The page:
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Facelift slated for Vets Memorial Coliseum

T-R file photo The proposed Veterans Memorial Coliseum is scheduled to open in 2020. Total project cost is set for $3.6 million.

The tornado’s work was done when it lifted off near the Marshalltown Generating Station in the late afternoon of July 19.

But the work was just beginning for emergency responders, Alliant Energy crews, city and county officials. They would have their hands full for the weeks ahead.

“The first 24 hours required us going out into neighborhoods and making sure people were safe,” Marshalltown Police Capt. Brian Batterson said. “The other top priorities were traffic control and looting prevention.”

The Marshalltown Fire Department was designated command central, because of damage to city hall, Marshalltown Police Department headquarters and the Veterans Memorial Coliseum.

The tornado ripped off most of the coliseum roof and dropped it on city hall, while also disrupting natural gas service to the MPD.

Police and E-911 operators had to evacuate twice before final repairs were made. Soon thereafter city officials announced city hall would be closed many weeks for roof repairs and clean up of wind and water damage. City offices were moved to the public library and public works buildings.

The report on the coliseum, however, was good and bad.

City Administrator Jessica Kinser said the building suffered the most damage of any city property. Not only was most of the roof gone, but a sprinkler head erupted causing major water damage. The giant and iconic “Coliseum” sign had been twisted pretzel-like by vicious winds.

Amazingly, the building was structurally sound.

City staff, in tandem with residents and veterans, rolled up their sleeves and went to work. A disaster clean-up and restoration company was hired. They reported to the site and began work of clean up and repair which would take months to complete.

Not only did the coliseum serve as a monument to the service and sacrifice of Marshalltown veterans, it was also used extensively by adults and youth alike for Parks and Recreation sponsored programs and community activities like Oktemberfest.

However, a tornado induced-benefit allowed insurance money to be used for improvements to the building previously identified from a 2017 renovation plan approved by the city council. GTG, a Des Moines-based consultant, had estimated expenses of $3.6 million — all could be offset by a similar amount of revenue from insurance, city funds on hand, grants, donations and more.

Approximately six weeks after announcing a $1.35 million capital improvement campaign to renovate the coliseum, organizers were gifted with a $400,00 challenge grant from the local Martha-Ellen Tye Foundation. They committed to donate $400,000 to the cause once the committee raised a similar amount.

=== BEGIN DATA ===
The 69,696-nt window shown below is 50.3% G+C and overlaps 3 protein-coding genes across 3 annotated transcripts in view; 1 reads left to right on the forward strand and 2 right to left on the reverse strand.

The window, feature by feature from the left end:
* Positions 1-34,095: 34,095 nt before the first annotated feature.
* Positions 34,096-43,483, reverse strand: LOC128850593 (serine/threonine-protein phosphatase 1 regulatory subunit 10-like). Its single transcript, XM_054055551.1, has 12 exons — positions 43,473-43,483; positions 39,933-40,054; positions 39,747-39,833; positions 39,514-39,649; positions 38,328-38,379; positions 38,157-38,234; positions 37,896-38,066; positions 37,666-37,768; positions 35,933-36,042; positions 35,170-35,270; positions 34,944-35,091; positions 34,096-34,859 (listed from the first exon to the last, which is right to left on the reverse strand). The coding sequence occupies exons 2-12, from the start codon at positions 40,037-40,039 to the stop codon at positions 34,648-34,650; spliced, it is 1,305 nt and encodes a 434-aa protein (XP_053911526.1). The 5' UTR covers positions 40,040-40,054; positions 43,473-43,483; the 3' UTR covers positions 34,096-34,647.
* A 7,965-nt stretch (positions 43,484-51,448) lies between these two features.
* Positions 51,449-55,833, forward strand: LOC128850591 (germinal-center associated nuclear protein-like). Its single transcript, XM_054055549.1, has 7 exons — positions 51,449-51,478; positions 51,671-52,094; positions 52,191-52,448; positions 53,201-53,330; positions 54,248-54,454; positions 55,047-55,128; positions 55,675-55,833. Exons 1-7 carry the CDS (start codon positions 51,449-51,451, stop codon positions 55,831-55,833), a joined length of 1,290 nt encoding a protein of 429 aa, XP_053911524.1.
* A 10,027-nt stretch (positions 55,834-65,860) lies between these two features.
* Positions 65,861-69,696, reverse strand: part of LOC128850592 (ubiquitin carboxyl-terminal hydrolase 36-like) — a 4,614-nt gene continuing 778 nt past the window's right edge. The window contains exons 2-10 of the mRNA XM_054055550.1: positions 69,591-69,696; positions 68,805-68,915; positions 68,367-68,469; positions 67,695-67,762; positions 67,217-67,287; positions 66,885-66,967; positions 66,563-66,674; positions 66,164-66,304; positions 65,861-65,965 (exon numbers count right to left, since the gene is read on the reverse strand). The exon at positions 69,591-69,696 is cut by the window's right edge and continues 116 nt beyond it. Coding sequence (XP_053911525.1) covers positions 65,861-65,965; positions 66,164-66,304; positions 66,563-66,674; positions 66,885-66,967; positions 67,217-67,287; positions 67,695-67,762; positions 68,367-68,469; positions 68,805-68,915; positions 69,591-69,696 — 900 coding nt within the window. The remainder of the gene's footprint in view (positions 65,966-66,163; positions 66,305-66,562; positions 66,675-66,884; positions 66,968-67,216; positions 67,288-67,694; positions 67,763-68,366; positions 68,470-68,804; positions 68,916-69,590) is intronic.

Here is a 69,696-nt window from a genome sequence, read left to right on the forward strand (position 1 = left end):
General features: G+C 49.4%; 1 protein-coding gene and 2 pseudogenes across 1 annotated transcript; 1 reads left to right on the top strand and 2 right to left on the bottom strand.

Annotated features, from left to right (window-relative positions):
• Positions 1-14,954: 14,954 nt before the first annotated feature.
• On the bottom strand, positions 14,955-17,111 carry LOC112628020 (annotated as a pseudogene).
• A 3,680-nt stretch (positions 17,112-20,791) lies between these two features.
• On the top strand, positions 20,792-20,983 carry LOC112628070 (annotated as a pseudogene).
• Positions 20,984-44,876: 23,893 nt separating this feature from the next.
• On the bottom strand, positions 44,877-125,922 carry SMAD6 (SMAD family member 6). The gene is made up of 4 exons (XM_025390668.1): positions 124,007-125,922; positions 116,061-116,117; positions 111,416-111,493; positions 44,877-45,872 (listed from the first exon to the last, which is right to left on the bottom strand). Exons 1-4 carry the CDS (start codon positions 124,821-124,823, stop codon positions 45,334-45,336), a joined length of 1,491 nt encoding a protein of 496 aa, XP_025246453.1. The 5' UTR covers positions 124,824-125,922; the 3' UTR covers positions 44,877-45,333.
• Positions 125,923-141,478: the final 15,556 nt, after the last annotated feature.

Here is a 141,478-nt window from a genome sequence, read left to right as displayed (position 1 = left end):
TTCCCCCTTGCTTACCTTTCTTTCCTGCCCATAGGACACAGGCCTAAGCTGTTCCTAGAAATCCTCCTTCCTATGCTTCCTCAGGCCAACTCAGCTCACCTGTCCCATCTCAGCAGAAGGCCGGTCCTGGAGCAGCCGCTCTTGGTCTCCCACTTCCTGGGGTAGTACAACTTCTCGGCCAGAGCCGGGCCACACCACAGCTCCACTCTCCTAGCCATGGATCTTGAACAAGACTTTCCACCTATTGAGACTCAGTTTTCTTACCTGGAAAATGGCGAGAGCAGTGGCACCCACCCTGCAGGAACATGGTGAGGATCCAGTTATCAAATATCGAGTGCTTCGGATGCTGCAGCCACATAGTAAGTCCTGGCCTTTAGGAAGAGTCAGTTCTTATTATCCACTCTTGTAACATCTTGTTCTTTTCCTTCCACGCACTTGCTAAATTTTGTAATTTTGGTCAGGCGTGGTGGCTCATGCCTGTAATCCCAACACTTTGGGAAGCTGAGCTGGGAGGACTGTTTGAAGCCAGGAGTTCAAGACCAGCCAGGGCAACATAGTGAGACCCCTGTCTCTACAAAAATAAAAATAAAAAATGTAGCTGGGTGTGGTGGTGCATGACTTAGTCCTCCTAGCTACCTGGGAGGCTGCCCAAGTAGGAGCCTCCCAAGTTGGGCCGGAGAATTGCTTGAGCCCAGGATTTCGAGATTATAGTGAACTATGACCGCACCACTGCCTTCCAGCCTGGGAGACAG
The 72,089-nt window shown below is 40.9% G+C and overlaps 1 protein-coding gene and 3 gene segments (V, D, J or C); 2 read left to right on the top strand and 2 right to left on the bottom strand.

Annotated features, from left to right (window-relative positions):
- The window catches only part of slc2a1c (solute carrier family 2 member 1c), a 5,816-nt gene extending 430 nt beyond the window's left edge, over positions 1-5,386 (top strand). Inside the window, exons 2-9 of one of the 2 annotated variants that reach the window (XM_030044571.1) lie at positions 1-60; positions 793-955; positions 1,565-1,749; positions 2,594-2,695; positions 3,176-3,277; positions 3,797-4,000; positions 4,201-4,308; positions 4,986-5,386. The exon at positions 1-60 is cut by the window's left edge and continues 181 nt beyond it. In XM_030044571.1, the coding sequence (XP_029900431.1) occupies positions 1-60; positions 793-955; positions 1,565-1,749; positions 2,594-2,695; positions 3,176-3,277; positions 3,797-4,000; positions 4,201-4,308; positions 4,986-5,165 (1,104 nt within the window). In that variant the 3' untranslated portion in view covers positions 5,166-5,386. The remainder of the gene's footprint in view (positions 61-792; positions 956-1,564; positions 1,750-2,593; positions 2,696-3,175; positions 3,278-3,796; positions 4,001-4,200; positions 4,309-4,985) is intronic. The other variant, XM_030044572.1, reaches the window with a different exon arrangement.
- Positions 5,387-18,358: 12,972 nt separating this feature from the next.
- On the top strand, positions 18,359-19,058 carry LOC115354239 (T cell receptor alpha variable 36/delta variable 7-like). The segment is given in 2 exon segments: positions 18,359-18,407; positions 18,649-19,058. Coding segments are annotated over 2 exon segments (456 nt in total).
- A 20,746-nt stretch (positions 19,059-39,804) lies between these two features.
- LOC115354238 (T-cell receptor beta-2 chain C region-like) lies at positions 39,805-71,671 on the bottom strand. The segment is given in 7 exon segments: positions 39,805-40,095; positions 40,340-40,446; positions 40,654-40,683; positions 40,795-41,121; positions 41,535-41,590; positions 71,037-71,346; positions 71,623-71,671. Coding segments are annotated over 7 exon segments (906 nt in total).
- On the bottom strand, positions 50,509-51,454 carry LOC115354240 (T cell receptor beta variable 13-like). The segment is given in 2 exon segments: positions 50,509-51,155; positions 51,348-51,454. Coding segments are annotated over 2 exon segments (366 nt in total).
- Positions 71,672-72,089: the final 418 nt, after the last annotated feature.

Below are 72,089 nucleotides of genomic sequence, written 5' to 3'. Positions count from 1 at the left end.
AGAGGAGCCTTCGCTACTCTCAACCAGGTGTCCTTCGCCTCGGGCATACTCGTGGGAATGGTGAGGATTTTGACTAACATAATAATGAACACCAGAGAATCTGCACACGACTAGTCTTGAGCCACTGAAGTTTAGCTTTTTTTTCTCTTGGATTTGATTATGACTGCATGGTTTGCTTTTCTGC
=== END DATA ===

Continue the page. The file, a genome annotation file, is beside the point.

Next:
The committee is making progress meeting the challenge.

“The Martha-Ellen Tye Foundation is the catalyst we need to jump start this project, and we encourage the community and local businesses to help support the renovation and match this grant,” Director of Parks & Recreation Geoff Hubbard said. “Once rebuilt, we hope the coliseum becomes the heart and soul of the downtown — full of activities and events for the community to participate in and a gathering space.”

The Rebuild Marshalltown fund allotted $100,000 for the project. Soon thereafter Casey’s Charities (a division of Casey’s General Stores) and local employer JBS each made $10,000 donations to the cause.

“Receiving the (challenge) grant is great news,” Commandant of the local American Legion Post Randy Kessler said. “The Veterans Memorial Coliseum has served as a tribute to veterans and a community focal point since 1927.”

Coliseum committee member and third ward councilor Mike Gowdy said he “looks forward to working with fellow committee members on this worthwhile cause which not only honors our veterans, but provides our residents more opportunities for fellowship and recreation.”

Part of the renovations will include Americans with Disabilities Act compliance, making the entire space accessible. Hubbard said the stadium seating and stage will be removed to make room for two full-size basketball courts. Indoor soccer and pickleball are also planned.

Donations can be made online at www.mtowncoliseum.com or by mail to the Veterans Memorial Coliseum Fund, 24 N. Center St., Marshalltown, 50158.

Read this story and more in the “Progress & Pride” magazine in this Sunday’s T-R.